Minnesota's new online vehicle license and registration system has reduced its backlog, but improvements remain to be completed, state IT and public safety officials told lawmakers.
Minnesota has made progress toward updating its new online vehicle license and registration system, which has had difficulty processing transactions since its July 2017 deployment, the state IT agency told lawmakers, but registrars and their representative said significant work remains to fully resolve issues.
In the first-ever Minnesota Licensing and Registration System (MNLARS) Quarterly Update, released to members of the state Legislative Oversight Committee on April 30, officials at Minnesota IT Services (MNIT) indicated that they and members of the state Department of Public Safety (DPS) have worked on legislative oversight benchmark reporting, meeting “two significant benchmarks” in user acceptance testing demonstrations and live-in-field system testing.
Since MNLARS deployed in July, 259 defects and gaps — functions required by stakeholders but not yet developed — have been resolved, but another 284 still remain in the system; stakeholders still use 22 “unique workarounds,” or processes or information developed “in an alternative way to help a customer.” The methodology for system releases, however, has tightened, the report writers said.
“Releases into the MNLARS system are now more regimented and rigorously tested, which results in incrementally better system stability, business process stability and improved system performance,” the authors wrote.
New MNIT Commissioner Johanna Clyborne, the state chief information officer, said the system “has been tailored far beyond” its original scope “in order to ensure that the stakeholders get what they want out of it.”
“I will tell you that there are going to be some bumps. But that’s true for any IT project. And we’re balancing a lot of demands including whether the Legislature is going to fund us or not,” Clyborne recently told Government Technology.
Meagan Weber, president of the Minnesota Deputy Registrar’s Association (MDRA), said via email that the organization views MNLARS as “a work in progress.”
“While the releases and fixes are helping, there is still more work to be done to make it fully functional,” Weber said, noting that MDRA members are working with the state as part of the MNLARS Executive Steering Committee (ESC).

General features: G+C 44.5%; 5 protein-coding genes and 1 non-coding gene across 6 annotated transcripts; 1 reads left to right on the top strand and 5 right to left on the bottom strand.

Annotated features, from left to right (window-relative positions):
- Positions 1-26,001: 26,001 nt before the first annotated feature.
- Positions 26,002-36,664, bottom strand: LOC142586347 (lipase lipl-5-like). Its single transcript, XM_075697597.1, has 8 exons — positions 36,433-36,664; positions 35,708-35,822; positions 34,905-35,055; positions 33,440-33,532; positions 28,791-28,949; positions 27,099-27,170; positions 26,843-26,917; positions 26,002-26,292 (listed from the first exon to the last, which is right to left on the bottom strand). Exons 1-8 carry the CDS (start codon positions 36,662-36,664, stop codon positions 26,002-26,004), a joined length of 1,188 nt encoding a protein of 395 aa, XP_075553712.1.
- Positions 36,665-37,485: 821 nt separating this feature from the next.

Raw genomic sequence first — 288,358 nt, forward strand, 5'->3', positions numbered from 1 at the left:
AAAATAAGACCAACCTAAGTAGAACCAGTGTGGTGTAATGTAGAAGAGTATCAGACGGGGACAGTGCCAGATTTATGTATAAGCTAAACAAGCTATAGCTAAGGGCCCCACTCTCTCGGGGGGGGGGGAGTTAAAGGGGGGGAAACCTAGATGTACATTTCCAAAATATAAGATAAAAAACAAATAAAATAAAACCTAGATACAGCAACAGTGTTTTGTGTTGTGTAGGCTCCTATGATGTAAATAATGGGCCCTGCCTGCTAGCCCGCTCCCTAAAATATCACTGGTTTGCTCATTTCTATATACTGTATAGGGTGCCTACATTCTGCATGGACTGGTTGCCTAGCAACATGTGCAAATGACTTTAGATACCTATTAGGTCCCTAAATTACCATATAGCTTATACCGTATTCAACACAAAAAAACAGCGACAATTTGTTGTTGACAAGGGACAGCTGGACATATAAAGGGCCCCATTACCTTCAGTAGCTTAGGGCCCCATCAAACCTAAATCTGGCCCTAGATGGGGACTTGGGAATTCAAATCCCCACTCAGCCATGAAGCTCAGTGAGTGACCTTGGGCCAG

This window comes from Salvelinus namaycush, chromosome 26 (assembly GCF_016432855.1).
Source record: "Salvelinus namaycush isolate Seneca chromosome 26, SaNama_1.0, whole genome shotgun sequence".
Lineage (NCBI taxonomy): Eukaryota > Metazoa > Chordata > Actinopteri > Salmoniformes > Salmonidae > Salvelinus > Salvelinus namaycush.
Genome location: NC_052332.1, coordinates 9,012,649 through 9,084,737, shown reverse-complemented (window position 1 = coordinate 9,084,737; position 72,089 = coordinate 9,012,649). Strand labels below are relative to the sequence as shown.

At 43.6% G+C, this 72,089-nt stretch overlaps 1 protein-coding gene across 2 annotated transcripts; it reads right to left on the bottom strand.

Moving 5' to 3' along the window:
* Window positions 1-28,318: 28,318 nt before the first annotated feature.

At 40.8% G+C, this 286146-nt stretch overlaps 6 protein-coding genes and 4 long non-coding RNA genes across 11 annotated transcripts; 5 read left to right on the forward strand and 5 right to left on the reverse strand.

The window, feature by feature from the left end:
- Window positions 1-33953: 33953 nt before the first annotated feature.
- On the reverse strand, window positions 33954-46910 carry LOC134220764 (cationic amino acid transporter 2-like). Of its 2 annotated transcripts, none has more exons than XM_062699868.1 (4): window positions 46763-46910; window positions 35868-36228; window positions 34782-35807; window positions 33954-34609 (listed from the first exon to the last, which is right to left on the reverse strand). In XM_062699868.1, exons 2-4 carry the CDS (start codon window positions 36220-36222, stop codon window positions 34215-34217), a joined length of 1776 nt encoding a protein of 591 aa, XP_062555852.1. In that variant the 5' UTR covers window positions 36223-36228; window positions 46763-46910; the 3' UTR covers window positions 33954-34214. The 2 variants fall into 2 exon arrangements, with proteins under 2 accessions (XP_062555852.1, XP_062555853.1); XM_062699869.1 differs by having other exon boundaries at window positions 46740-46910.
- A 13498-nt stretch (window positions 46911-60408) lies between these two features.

Among the report’s findings:
Scott Lambert, executive director of the Minnesota Auto Dealers Association and an ESC member, affirmed that the backlog is rising again and said he believes MNLARS will take considerable time to fix.
“Under the best of conditions, it’s going to take two years. There’s still much we can’t do,” said Lambert, calling the ESC’s creation “the big change” as it means stakeholders meet regularly and officials are “listening to what we need and what other stakeholders need.”
Donny Vosen, co-owner of the deputy registrar office in Brainerd, Minn., and an ESC member, questioned how the system was developed with a lack of editing: “Technology should move you forward. It’s 2018. How can you design something that is not user-friendly?”
The report notes that the database model, domain object framework and system interfaces with more than 60 external applications are among “many aspects of the original system that are working and effective.” Additionally, “the updated application architecture capitalizes on the state’s cloud platform,” the report said, freeing MNLARS from hardware capacity limitations; and allowing better scalability and limiting outages outside normal business hours.
The system is experiencing uptime of 99 percent or better during business hours. Its next releases, planned this month and in June, will address five priorities including the editing functionality for liaisons, electronic vehicle title registration for auto dealers and data fixes around inventory.
State Rep. Dave Baker, R-Willmar, a member of the Legislative Oversight Committee, called the update a "progress report" and said serious functionality issues remain to be addressed.
"It’s still going to be almost another year to where we get this thing functioning where we hope it will, at about 80 percent. But I think time will tell and leadership will tell," said Baker, who is chairman of the Legislature's Select Committee on Technology and Responsive Government.